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Federal Prison Handbook

Articles by Douglas Ankney

New Hampshire Supreme Court Announces Defendant Not Required to Identify Evidentiary Support for Noticed Defense

Michael Munroe was a prisoner at the Rockingham County House of Corrections when he became involved in a fight with another prisoner identified as W.V. Munroe was charged with assault by a prisoner. Prior to trial, he filed a Notice of Self Defense and Notice of Competing Harms (“Notice”). The Notice stated that pursuant to RSA 627:4, Munroe “may rely on the defense of self defense.” His stated grounds for the notice were basically a recitation of the facts, some of which included that he stood accused of felony-level assault by a prisoner; that the State alleged he had caused serious bodily injury to W.V. by punching him at a time when Munroe was in custody; and that at a prison disciplinary hearing W.V. pleaded guilty to the charge of fighting.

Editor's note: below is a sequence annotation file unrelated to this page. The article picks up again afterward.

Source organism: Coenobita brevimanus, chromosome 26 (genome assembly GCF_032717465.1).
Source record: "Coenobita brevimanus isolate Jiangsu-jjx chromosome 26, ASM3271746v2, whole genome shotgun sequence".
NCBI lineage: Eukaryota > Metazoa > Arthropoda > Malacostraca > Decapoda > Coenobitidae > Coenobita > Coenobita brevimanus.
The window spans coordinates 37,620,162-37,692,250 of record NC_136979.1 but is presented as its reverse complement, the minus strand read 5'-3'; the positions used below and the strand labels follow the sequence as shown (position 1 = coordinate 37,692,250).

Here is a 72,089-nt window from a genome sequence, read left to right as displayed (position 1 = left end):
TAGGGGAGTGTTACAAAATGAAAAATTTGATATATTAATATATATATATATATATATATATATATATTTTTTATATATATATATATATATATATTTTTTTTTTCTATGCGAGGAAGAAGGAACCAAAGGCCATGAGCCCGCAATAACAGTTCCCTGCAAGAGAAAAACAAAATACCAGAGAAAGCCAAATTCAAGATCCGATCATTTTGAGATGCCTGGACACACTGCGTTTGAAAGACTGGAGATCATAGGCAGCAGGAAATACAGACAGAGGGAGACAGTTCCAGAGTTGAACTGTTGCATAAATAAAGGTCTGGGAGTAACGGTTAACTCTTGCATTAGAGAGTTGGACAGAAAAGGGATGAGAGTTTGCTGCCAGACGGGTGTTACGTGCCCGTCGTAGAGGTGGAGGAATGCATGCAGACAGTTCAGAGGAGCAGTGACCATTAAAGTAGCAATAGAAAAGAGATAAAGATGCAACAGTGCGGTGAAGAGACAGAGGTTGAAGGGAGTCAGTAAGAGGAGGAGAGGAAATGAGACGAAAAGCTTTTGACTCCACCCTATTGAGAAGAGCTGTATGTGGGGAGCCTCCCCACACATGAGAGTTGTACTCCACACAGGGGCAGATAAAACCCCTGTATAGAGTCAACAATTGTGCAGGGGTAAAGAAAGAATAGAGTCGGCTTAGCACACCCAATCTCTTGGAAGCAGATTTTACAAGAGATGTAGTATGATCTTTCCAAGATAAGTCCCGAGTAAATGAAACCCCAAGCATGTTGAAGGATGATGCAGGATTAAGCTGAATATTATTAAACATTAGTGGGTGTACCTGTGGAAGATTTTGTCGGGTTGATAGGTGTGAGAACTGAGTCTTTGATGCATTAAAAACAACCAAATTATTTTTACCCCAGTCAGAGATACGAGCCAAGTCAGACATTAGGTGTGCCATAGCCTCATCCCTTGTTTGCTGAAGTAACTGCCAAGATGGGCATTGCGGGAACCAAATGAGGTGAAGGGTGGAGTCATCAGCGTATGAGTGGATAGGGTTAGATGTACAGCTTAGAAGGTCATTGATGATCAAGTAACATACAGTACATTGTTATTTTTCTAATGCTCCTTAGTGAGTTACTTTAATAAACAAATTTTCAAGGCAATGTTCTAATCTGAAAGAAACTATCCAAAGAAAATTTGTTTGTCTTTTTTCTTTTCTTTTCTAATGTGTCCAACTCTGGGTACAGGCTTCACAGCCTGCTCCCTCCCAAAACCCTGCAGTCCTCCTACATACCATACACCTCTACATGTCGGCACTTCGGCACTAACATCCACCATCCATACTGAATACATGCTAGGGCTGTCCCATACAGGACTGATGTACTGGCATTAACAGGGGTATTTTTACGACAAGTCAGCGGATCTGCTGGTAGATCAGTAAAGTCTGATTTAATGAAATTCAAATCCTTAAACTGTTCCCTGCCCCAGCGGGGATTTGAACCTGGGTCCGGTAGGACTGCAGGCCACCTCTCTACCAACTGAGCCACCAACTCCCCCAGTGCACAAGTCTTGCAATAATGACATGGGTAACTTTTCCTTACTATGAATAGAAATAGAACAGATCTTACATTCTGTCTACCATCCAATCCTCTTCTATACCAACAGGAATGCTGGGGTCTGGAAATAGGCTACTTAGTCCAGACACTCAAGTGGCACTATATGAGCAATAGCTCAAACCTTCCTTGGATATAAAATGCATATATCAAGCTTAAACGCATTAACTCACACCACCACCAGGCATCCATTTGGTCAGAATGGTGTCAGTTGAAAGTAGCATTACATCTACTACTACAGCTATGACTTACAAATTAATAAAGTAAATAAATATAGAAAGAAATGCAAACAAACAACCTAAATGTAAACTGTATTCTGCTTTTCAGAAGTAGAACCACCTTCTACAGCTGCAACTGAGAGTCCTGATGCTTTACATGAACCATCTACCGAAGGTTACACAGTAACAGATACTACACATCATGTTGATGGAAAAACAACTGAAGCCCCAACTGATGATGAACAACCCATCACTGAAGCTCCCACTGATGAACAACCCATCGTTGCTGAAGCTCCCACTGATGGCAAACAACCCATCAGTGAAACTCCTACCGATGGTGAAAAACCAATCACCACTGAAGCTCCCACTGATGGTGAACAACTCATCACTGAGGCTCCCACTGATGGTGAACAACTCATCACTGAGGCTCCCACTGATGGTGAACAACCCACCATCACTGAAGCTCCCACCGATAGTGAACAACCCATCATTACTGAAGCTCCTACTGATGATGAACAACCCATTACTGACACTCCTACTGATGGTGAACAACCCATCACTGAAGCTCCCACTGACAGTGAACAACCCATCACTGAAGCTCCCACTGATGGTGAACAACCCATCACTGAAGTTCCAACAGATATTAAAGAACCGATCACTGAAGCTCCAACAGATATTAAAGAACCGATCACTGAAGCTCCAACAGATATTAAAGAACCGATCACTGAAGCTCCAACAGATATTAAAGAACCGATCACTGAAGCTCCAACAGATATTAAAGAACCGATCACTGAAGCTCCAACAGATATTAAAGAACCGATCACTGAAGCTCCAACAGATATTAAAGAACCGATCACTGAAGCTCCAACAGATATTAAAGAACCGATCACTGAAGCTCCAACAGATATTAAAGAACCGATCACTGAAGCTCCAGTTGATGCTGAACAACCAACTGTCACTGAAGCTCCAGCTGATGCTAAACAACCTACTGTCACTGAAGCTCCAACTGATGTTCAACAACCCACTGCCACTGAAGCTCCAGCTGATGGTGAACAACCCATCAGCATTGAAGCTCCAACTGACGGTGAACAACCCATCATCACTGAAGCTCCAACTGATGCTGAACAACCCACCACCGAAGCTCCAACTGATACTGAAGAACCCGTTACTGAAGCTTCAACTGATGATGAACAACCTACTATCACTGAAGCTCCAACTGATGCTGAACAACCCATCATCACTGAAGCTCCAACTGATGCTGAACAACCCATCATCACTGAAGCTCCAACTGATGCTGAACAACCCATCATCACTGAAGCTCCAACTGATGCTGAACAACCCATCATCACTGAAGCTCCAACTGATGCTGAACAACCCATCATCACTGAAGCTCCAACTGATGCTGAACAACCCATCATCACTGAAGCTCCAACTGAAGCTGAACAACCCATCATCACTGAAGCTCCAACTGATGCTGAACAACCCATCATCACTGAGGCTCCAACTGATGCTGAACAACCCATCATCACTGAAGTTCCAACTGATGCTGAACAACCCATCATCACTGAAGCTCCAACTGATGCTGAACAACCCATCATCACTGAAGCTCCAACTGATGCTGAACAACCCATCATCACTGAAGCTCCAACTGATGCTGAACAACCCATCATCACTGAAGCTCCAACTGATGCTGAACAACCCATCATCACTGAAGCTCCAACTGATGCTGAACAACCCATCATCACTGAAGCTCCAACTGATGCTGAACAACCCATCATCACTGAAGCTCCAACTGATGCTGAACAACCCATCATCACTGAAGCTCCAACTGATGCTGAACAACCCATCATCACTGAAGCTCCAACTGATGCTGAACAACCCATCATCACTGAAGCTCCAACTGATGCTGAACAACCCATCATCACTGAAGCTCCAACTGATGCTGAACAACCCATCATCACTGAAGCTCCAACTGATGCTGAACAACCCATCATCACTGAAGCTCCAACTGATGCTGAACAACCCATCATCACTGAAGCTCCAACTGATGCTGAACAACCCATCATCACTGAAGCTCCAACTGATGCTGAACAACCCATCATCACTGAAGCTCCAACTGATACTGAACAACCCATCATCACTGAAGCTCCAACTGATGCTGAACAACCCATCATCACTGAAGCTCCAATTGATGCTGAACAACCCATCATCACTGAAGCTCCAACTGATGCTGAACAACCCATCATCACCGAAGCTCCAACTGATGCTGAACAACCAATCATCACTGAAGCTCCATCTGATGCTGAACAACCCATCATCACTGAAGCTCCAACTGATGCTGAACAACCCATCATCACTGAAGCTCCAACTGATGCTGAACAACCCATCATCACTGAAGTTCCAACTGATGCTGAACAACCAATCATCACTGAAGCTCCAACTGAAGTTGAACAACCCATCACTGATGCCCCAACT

The State objected to the Notice, arguing that Munroe wasn’t “entitled to argue self-defense as a matter of law based upon the offer of proof as contained within the [Notice].” According to the State, the Notice was deficient ...

Sixth Circuit Reverses District Court’s Grant of Summary Judgment to Defendants in § 1983 Suit Against City and Police Officers

After observing Lamar Wright pull into the driveway of a suspected drug dealer and then leave, Flagg and Williams followed him in an unmarked car. Wright pulled into another residential driveway. Flagg and Williams approached Wright with guns drawn. Williams shouted to Wright, commanding him to turn off his engine and exit his SUV. Wright placed the SUV in park and raised his hands. The officers holstered their guns.

Flagg jerked the driver’s side door open and grabbed Wright’s left arm, twisting it around behind him. Flagg then attempted to grab Wright’s right arm in order to handcuff him. Unable to secure the right arm, Flagg began pulling Wright from the vehicle. Wright had a colostomy bag stapled to his abdomen as the result of a recent surgery. In order to assist Flagg, Wright placed his right hand on the center console for leverage to enable him ...